Michael P. Willand

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BACKGROUND Incomplete recovery following surgical reconstruction of damaged peripheral nerves is common. Electrical muscle stimulation (EMS) to improve functional outcomes has not been effective in previous studies. OBJECTIVE To evaluate the efficacy of a new, clinically translatable EMS paradigm over a 3-month period following nerve transection and(More)
Nerve injuries cause pain, paralysis and numbness that can lead to major disability, and newborns often sustain nerve injuries during delivery that result in lifelong impairment. Without a pharmacologic agent to enhance functional recovery from these injuries, clinicians rely solely on surgery and rehabilitation to treat patients. Unfortunately, patient(More)
Peripheral nerve injury afflicts individuals from all walks of life. Despite the peripheral nervous system's intrinsic ability to regenerate, many patients experience incomplete functional recovery. Surgical repair aims to expedite this recovery process in the most thorough manner possible. However, full recovery is still rarely seen especially when nerve(More)
Electrical muscle stimulation following peripheral nerve injury has been a controversial method of treatment due primarily to the inconsistent literature surrounding it. In this presentation transcript I outline ongoing experiments investigating a clinically translatable daily muscle stimulation paradigm in rats following nerve injury. Results show that(More)
The use of electrical muscle stimulation to treat denervated muscle prior to delayed reinnervation has been widely debated. There is evidence showing both positive and negative results following different protocols of electrical stimulation. In this study we investigated the role electrical stimulation has on muscle reinnervation following immediate and(More)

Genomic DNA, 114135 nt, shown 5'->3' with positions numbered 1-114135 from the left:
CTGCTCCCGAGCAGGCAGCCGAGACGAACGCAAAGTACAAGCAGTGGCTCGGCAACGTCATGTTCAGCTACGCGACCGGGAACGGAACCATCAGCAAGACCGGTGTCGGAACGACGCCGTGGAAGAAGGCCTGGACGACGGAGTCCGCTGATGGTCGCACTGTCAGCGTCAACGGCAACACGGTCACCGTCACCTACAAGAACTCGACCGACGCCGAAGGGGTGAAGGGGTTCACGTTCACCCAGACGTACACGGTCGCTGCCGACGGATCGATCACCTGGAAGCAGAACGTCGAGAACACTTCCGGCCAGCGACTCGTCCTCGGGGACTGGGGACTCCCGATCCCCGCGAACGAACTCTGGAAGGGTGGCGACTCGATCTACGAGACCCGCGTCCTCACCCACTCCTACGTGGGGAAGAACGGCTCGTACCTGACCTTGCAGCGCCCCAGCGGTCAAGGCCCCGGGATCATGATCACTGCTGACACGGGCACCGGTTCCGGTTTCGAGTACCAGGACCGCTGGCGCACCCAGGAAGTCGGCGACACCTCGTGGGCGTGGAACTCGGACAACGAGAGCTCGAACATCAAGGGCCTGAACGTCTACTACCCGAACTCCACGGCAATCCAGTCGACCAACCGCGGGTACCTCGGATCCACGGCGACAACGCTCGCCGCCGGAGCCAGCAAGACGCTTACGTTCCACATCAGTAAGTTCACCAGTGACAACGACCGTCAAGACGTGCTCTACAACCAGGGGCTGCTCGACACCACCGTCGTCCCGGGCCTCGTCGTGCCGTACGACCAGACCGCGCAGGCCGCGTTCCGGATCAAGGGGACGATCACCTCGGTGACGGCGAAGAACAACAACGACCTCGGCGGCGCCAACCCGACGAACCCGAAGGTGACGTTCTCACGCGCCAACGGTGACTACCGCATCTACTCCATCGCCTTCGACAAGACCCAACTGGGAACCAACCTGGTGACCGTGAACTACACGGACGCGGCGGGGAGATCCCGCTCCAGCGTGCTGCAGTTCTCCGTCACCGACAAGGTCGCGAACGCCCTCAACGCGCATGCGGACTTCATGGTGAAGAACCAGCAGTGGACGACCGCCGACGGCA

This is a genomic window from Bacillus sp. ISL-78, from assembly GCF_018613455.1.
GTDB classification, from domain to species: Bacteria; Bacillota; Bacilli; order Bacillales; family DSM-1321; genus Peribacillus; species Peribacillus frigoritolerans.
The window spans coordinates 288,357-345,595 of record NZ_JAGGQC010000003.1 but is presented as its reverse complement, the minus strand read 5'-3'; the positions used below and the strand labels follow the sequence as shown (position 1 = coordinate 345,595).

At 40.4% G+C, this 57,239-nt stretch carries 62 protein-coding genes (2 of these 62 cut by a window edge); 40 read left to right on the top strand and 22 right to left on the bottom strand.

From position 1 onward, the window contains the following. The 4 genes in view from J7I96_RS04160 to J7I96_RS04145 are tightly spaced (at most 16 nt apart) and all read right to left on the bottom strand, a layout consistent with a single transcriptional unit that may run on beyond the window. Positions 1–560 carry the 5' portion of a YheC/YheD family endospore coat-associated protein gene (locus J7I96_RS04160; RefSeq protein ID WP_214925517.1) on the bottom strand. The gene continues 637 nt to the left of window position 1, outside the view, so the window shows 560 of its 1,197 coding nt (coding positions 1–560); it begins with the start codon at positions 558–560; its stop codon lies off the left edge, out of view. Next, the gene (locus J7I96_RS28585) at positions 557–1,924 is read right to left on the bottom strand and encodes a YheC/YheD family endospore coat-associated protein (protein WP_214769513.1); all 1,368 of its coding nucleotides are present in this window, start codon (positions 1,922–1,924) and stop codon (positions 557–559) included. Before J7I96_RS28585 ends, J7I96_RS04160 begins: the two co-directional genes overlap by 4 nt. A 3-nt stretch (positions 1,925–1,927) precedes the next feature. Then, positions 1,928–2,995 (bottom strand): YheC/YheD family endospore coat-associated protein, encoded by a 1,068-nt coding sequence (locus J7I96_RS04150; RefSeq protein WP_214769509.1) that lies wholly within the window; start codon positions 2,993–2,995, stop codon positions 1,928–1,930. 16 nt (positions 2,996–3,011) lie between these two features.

Despite advances in surgery, patients with nerve injuries frequently have functional deficits. We previously demonstrated in a rat model that daily electrical muscle stimulation (EMS) following peripheral nerve injury and repair enhances reinnervation, detectable as early as two weeks post-injury. In this study, we explain the enhanced early reinnervation(More)
BACKGROUND Retrograde labeling permits the investigation of the number, distribution and axonal projections of neurons in the peripheral nervous system. The well technique for labeling peripheral nerves consists of incubating the exposed peripheral nerve in a well for one hour, a time intensive technique. However, other techniques that inject tracers(More)
Electrical muscle stimulation following peripheral nerve injury has been a controversial method of treatment due primarily to the inconsistent literature surrounding it. In this presentation transcript I outline ongoing experiments investigating a clinically translatable daily muscle stimulation paradigm in rats following nerve injury. Results show that(More)
In contrast to adult rat nerve injury models, neonatal sciatic nerve crush leads to massive motor and sensory neuron death. Death of these neurons results from both the loss of functional contact between the nerve terminals and their targets, and the inability of immature Schwann cells in the distal stump of the injured nerve to sustain regeneration.(More)